Anzac Day this year has been a more sombre and poignant commemoration than usual for various reasons, local and international.
A wet morning around much of the country greeted veterans and members of the public, with the Covid-19 pandemic again affecting Anzac events.
Some dawn services were cancelled to avoid putting returned servicepeople at risk of getting infected.
Auckland Domain's dawn service was kept smaller than usual and Wellington's commemorations did not include a parade. Services were held mid-morning in Christchurch and Wellington.
Aside from the pandemic, another major international event, Russia's invasion of Ukraine, was a background presence, a reminder that vicious conflict can upend people's lives and turn civilised cities into broken war zones in a matter of weeks.
A Ukrainian flag flew from the top of the Auckland War Memorial Museum at the request of the RSA yesterday. Auckland Mayor Phil Goff said the flag was "a reminder that people are out there still fighting for their freedom and independence".
The war in Ukraine makes the idea of a foreign, European conflict that the rest of the world has a stake in, suddenly real, contemporary and unsettling rather than historical.
It's not World War III, but it has drawn in a lot of other countries - including New Zealand - trying to influence the outcome. The impact of Russia's invasion is being felt in fuel and food prices around the world and reshaped security and energy policies.
The reality of war with its hollowed-out buildings, burned and abandoned tanks and atrocities against civilians has been shown to the world in unvarnished detail.
And an exodus of people the size of the entire population of New Zealand has emptied out of Ukraine.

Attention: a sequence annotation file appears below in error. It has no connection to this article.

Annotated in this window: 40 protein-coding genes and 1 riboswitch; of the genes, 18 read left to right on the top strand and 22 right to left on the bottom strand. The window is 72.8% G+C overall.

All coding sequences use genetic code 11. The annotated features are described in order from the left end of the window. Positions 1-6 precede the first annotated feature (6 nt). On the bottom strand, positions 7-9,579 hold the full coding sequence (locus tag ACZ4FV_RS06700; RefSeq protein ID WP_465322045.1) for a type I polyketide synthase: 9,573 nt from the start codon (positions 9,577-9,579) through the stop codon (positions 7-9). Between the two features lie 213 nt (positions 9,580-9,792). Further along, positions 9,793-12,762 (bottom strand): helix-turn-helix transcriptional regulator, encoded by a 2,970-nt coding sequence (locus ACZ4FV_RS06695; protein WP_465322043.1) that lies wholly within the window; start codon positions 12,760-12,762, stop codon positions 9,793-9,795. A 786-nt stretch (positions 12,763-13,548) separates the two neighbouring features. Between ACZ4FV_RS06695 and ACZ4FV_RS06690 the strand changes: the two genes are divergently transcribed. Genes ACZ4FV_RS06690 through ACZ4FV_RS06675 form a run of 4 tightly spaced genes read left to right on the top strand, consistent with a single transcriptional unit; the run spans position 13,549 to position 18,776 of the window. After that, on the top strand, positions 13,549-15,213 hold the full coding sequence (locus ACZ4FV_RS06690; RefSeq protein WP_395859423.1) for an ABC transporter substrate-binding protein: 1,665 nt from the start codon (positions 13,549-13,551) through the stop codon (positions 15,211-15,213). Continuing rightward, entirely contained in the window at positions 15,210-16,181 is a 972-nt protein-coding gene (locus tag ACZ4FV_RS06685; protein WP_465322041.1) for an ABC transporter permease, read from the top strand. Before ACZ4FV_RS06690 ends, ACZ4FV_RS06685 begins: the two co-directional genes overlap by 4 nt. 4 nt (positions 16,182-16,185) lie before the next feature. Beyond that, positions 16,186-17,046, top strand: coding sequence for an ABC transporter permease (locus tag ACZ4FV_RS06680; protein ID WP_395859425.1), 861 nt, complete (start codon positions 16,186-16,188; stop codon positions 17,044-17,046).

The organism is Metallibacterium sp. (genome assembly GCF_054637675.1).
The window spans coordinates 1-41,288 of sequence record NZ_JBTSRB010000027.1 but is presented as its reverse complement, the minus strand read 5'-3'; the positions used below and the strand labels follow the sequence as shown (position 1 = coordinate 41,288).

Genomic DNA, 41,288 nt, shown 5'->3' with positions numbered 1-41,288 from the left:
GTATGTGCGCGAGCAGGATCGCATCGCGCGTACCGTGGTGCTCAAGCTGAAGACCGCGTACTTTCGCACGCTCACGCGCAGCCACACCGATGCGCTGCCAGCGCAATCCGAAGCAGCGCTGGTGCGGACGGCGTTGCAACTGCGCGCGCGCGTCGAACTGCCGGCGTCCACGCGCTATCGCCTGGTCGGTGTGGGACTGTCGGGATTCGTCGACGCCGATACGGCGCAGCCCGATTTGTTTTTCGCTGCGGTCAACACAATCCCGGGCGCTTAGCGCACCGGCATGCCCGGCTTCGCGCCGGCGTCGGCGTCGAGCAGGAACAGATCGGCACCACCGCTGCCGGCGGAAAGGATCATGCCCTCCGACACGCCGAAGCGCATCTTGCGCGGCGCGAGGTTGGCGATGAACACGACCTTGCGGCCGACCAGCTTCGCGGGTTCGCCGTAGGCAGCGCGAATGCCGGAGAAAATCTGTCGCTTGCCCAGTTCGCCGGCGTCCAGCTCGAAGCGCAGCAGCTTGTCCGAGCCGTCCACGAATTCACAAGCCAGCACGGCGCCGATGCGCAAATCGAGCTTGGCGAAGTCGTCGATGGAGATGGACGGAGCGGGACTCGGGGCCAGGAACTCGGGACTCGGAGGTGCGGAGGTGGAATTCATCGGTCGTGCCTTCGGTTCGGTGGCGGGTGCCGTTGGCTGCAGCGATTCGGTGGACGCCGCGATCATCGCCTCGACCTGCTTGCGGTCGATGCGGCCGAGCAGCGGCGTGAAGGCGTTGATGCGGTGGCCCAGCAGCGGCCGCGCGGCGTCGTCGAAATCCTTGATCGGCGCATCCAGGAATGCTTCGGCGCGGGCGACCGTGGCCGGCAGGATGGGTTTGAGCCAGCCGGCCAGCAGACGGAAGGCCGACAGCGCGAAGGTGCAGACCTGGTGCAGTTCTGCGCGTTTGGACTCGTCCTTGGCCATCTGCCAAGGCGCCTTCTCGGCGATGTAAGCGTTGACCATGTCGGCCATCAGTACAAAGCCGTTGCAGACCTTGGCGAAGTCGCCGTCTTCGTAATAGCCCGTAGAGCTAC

A lot of Kiwis would have enjoyed the chance to get out and about for the second long weekend in a row and some would have combined the two to snatch an extended break while the weather is still mostly good.
But the weekend has been heartbreaking this year for the Bluff and Invercargill communities after four teenagers were killed in one crash on Friday afternoon. The boys died when their ute and a concrete truck collided in Queens Drive, Invercargill.
People have been donating funds on Givealittle pages to help the families of the victims. The teens were former members of Southland Boys' High School.
Including the Invercargill crash, 10 people died over the weekend to Sunday night, including three motorcyclists.
North Shore, Rodney and West Auckland police posted on Facebook: "Let that sink in ... 10 people won't be going home to their families. And 10 families will be grieving a huge loss."
They advised: "Slow down – take your time and take breaks. Wear your seatbelt, don't drive impaired by drugs, alcohol, or fatigue, and never drive distracted – keep your focus on the road."
Travelling at off-peak times, using buses, or avoiding driving on busy main roads on a known busy traffic weekend are other options.
The Easter road toll of four was down compared to last year's nine. But so far this year to Saturday, 117 people had died on the country's roads, an increase from 103 last year at the same time.
Some of the extra Anzac solemnity this weekend couldn't be avoided due to events outside our control. But road deaths on busy holidays are often tragedies that could have been avoided.